Searching over 5,500,000 cases.


searching
Buy This Entire Record For $7.95

Official citation and/or docket number and footnotes (if any) for this case available with purchase.

Learn more about what you receive with purchase of this case.

In the Matter of Robert M. Simels

SUPREME COURT, APPELLATE DIVISION First Judicial Department


March 13, 2012

IN THE MATTER OF ROBERT M. SIMELS, (ADMITTED AS ROBERT MATTESON SIMELS), AN ATTORNEY AND COUNSELOR-AT-LAW: DEPARTMENTAL DISCIPLINARY COMMITTEE FOR THE FIRST JUDICIAL DEPARTMENT, PETITIONER, ROBERT M. SIMELS, RESPONDENT.

Per curiam.

Matter of Simels

Decided on March 13, 2012

Appellate Division, First Department

Published by New York State Law Reporting Bureau pursuant to Judiciary Law § 431.

This opinion is uncorrected and subject to revision before publication in the Official Reports.

Luis A. Gonzalez,Presiding Justice, Richard T. Andrias David B. Saxe Rolando T. Acosta Nelson S. Roman,Justices.

Disciplinary proceedings instituted by the Departmental Disciplinary Committee for the First Judicial Department. Respondent, Robert M. Simels, was admitted to the Bar of the State of New York at a Term of the Appellate Division of the Supreme Court for the Second Judicial Department on February 26, 1975. Jorge Dopico, Chief Counsel, Departmental Disciplinary Committee, New York (Raymond Vallejo, of counsel), for petitioner. No appearance for respondent. M-1746 (May 11, 2011)

IN THE MATTER OF ROBERT M. SIMELS, AN ATTORNEY

PER CURIAM

Respondent Robert Matteson Simels was admitted to the practice of law in the State of New York by the Second Judicial Department on February 26, 1975. At all times relevant to this proceeding, respondent maintained an office for the practice of law within the First Judicial Department.

In June 2006, respondent, a criminal defense attorney, was retained by Shaheed "Roger" Khan (Khan) to represent him in a criminal prosecution. The United States alleged that Khan was operating an enterprise which imported large quantities of cocaine into the United States from Guyana. In the course of respondent's representation of Khan, federal agents began investigating respondent, his then law associate [FN1], and Khan for conspiring to influence potential witnesses in Khan's upcoming trial.

On July 10, 2009, by superseding indictment, respondent was charged in a 13-count indictment in the United States District Court for the Eastern District of New York. Specifically, respondent was charged with one count of conspiracy to obstruct justice in violation of 18 USC §§ 1512(b)(1) and (b)(2)(A); eight counts of attempt to obstruct justice in violation of 18 USC §§ 1512(b)(1) and (b)(2)(A); one count of bribery of in violation of 18 USC § 201(c)(2); one count of making a false statement in violation of 18 USC § 1001(a)(2); and one count each of importation and possession of eavesdropping equipment in violation of 18 USC § 2512(1)(a) and (b).

On August 20, 2009, following a jury trial, where the evidence demonstrated that respondent sought to use Khan's Guyana-based criminal organization to identify, locate, and tamper with potential witnesses in Khan's criminal trial, respondent was convicted of all counts in the superceding indictment, except count 11, which charged respondent with making a false statement. On December 4, 2009, respondent was sentenced, inter alia, to a prison term of 14 years followed by three years of supervised release.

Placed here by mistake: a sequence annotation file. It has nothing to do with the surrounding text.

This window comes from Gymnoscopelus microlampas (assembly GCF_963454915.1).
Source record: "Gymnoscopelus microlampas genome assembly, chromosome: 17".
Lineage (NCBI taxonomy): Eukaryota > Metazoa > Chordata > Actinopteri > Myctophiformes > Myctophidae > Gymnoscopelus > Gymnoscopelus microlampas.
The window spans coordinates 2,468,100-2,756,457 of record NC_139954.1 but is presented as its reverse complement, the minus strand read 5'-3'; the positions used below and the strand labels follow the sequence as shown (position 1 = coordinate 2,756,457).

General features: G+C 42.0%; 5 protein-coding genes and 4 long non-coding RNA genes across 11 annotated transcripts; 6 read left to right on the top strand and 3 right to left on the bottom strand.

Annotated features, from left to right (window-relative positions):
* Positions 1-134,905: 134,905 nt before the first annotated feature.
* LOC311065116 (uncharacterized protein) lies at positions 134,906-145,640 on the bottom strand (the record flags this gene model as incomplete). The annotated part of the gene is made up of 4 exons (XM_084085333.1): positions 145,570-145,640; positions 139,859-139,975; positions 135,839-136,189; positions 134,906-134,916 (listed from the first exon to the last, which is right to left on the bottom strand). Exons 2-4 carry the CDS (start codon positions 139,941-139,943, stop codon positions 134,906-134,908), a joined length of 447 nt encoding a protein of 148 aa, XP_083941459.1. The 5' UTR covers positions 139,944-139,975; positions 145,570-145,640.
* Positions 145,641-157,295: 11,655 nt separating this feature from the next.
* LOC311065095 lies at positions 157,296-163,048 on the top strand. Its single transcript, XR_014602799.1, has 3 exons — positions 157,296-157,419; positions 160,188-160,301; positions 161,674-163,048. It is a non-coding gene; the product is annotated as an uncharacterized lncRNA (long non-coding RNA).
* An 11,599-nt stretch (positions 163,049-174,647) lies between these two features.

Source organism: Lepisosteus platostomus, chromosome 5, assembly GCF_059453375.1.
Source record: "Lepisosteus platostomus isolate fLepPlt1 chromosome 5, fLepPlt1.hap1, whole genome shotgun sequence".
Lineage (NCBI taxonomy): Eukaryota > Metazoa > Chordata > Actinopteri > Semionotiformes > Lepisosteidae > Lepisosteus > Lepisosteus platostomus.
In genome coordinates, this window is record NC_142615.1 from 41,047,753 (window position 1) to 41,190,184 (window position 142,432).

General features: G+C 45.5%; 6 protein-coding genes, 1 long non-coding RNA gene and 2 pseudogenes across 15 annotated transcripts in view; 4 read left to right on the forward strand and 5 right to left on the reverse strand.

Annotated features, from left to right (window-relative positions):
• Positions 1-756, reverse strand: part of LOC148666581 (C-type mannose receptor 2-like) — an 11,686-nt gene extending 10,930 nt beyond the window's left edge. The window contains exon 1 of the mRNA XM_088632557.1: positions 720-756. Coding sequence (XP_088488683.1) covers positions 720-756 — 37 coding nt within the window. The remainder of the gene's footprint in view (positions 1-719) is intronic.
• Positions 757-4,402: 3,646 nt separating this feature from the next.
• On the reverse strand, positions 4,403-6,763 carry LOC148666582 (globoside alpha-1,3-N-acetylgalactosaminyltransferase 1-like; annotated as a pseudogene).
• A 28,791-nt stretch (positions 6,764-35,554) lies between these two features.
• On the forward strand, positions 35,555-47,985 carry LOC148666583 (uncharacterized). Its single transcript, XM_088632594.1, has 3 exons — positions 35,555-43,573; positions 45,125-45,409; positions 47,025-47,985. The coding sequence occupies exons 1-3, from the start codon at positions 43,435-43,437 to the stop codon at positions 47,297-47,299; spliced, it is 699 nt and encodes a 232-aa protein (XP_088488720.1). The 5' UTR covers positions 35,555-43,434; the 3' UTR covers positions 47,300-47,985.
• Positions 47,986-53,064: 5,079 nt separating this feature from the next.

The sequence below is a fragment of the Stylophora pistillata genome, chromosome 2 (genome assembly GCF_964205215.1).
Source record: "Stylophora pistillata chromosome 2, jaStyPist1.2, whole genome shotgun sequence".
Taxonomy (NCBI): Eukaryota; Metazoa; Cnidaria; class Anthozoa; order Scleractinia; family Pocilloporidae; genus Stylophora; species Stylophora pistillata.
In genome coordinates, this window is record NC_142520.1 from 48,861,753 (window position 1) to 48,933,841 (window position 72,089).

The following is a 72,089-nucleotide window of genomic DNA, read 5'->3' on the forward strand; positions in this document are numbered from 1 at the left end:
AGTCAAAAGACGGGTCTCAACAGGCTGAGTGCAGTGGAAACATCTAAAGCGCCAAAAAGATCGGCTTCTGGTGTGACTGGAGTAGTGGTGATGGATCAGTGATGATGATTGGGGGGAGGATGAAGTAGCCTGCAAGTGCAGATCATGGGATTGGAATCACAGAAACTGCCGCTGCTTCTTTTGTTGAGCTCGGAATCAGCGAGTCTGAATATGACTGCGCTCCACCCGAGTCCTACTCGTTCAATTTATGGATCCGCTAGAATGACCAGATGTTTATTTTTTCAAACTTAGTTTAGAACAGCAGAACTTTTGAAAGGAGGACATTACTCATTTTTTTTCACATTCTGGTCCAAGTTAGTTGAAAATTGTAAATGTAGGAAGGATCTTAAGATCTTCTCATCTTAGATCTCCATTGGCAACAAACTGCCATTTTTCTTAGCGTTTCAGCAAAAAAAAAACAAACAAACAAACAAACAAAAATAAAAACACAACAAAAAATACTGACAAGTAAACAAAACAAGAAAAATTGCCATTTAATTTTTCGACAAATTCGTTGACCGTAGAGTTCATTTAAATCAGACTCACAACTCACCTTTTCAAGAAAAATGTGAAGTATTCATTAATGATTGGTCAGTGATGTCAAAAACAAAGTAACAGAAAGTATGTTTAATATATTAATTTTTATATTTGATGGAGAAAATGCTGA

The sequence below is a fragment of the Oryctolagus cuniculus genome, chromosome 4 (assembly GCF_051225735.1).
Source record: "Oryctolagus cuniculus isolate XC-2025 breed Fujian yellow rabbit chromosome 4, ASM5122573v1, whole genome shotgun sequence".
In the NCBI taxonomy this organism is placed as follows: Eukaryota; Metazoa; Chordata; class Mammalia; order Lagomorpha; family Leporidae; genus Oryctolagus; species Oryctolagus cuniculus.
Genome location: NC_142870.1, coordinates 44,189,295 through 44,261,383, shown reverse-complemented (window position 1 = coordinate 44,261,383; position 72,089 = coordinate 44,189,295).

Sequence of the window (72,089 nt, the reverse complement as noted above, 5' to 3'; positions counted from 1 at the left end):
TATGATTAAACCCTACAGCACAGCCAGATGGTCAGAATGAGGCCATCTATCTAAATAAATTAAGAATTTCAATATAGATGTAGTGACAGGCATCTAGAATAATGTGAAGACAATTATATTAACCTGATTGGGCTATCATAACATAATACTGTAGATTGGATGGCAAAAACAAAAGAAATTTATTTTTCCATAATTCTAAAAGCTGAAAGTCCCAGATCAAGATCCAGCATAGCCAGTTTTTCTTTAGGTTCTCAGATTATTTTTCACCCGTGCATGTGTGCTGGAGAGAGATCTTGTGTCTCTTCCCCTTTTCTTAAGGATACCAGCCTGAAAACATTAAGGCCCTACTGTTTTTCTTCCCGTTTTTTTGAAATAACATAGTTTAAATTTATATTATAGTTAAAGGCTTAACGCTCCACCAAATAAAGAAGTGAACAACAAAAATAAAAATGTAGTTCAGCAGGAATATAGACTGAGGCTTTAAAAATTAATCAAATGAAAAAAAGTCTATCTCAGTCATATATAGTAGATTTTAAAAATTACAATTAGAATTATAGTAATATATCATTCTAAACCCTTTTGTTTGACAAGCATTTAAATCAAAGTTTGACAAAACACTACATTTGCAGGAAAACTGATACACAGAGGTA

On October 22, 2010, following and based on his conviction, respondent was disbarred by the United States District Court for the Eastern District of New York. On November 9, 2010, based on respondent's disbarrment by the United States District Court for the Eastern District of New York, he was reciprocally disbarred by the United States Court of Appeals for the Second Circuit. On August 12, 2011, with the exception of respondent's conviction concerning the eavesdropping equipment, the United States Court of Appeals for the Second Circuit affirmed his conviction.

The Departmental Disciplinary Committee (Committee) petitions this Court for an order pursuant to Judiciary Law § 90(4)(b) striking respondent's name from the roll of attorneys on grounds that his federal conviction for bribery and conspiracy and/or attempt to obstruct are essentially similar to the New York offenses of bribing a witness (Penal Law § 215.00), a D felony, and tampering with a witness in the third Degree (Penal Law § 215.11), an E felony. Thus, the Committee argues that upon respondent's federal conviction he was automatically disbarred pursuant to Judiciary Law §§ 90(4)(a) and (e). Insofar as the Committee's submissions evince that respondent's conduct underlying his federal bribery conviction also constitutes bribery of a witness in this state, we agree that upon his federal conviction for bribery, respondent was automatically disbarred.

An attorney convicted of a felony, as defined by Judiciary Law § 90(4)(e), is automatically disbarred (Judiciary Law § 90[4][a]). The Judiciary Law defines a felony as "any criminal offense classified as a felony under the laws of this state or any criminal offense committed in any other state, district, or territory of the United States and classified as a felony therein which if committed within this state, would constitute a felony in this state" (Judiciary Law § 90[4][e]). Thus, a conviction of a federal felony does not trigger automatic disbarrment in this state unless the offense also constitutes a felony under New York Law (Matter of Rosenthal, 64 AD3d 16, 18 [2009]; Matter of Christo, 69 AD3d 157 [2009]; Matter of Weiss, 58 AD3d 203, 205-206 [2008]; Matter of Sorin, 47 AD3d 1, 3 [2007]; Matter of Amsterdam, 26 AD3d 94, 96 [2005]; Matter of Hug, 10 AD3d 126, 128 [2004]; Matter of Mercado, 1 AD3d 54, 55 [2003]; Matter of Kim, 209 AD2d 127, 129 [2005]). When the out-of-jurisdiction statute pursuant to which an attorney stands convicted is facially analogous to a statute in this state, whose violation also constitutes a felony, disbarrment pursuant to Judiciary Law § 90(4)(a) and (e) is warranted (Matter of Goberdhan, 88 AD3d 208, 210 [2011]); Matter of Gansman, 73 AD3d 1, 3-4 [2010]). A felony committed in another jurisdiction, however, may also constitute a felony in this state even if there is no facial identity between the statute in the other jurisdiction and one under our Penal Law (Matter of Margiotta, 60 NY2d 147, 150 [1983]; Matter of Cahn, 52 NY2d 479, 482 [1981]; Matter of Harnish, 7 AD3d 58, 59 [2004]). Instead, for purposes of Judiciary Law § 90(4)(e), a felony committed in another jurisdiction need only be essentially similar to its New York analog, need not be its mirror image, and need not correspond in every detail (id.).